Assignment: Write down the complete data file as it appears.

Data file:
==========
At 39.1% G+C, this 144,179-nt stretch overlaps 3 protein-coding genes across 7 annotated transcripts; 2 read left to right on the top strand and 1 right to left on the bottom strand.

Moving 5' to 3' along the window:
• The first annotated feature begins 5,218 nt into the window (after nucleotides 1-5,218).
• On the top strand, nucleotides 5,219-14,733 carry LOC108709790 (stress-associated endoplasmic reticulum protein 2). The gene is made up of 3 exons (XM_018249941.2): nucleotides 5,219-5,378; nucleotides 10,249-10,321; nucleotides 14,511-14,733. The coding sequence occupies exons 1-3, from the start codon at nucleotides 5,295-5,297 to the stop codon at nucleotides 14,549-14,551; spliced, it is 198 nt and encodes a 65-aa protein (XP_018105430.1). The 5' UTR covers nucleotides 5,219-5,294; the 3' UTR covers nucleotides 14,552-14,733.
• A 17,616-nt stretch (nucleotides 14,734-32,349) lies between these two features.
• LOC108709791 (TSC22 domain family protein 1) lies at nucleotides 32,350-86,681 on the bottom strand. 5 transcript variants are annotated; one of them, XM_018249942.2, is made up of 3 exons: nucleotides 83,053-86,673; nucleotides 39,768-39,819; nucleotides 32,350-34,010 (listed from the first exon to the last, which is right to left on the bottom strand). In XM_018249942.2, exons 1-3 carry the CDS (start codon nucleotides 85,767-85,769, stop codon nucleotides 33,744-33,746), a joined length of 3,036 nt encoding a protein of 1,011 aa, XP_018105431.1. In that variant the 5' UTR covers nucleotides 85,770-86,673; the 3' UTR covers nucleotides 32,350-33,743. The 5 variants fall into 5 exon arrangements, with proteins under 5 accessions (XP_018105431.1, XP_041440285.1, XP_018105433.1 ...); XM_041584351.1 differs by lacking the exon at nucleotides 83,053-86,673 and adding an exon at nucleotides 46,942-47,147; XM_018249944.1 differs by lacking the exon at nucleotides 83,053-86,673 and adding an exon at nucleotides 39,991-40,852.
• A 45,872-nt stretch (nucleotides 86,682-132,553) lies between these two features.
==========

At 39.1% G+C, this 144,179-nt stretch overlaps 3 protein-coding genes across 7 annotated transcripts; 2 read left to right on the top strand and 1 right to left on the bottom strand.

Moving 5' to 3' along the window:
• The first annotated feature begins 5,218 nt into the window (after nucleotides 1-5,218).
• On the top strand, nucleotides 5,219-14,733 carry LOC108709790 (stress-associated endoplasmic reticulum protein 2). The gene is made up of 3 exons (XM_018249941.2): nucleotides 5,219-5,378; nucleotides 10,249-10,321; nucleotides 14,511-14,733. The coding sequence occupies exons 1-3, from the start codon at nucleotides 5,295-5,297 to the stop codon at nucleotides 14,549-14,551; spliced, it is 198 nt and encodes a 65-aa protein (XP_018105430.1). The 5' UTR covers nucleotides 5,219-5,294; the 3' UTR covers nucleotides 14,552-14,733.
• A 17,616-nt stretch (nucleotides 14,734-32,349) lies between these two features.
• LOC108709791 (TSC22 domain family protein 1) lies at nucleotides 32,350-86,681 on the bottom strand. 5 transcript variants are annotated; one of them, XM_018249942.2, is made up of 3 exons: nucleotides 83,053-86,673; nucleotides 39,768-39,819; nucleotides 32,350-34,010 (listed from the first exon to the last, which is right to left on the bottom strand). In XM_018249942.2, exons 1-3 carry the CDS (start codon nucleotides 85,767-85,769, stop codon nucleotides 33,744-33,746), a joined length of 3,036 nt encoding a protein of 1,011 aa, XP_018105431.1. In that variant the 5' UTR covers nucleotides 85,770-86,673; the 3' UTR covers nucleotides 32,350-33,743. The 5 variants fall into 5 exon arrangements, with proteins under 5 accessions (XP_018105431.1, XP_041440285.1, XP_018105433.1 ...); XM_041584351.1 differs by lacking the exon at nucleotides 83,053-86,673 and adding an exon at nucleotides 46,942-47,147; XM_018249944.1 differs by lacking the exon at nucleotides 83,053-86,673 and adding an exon at nucleotides 39,991-40,852.
• A 45,872-nt stretch (nucleotides 86,682-132,553) lies between these two features.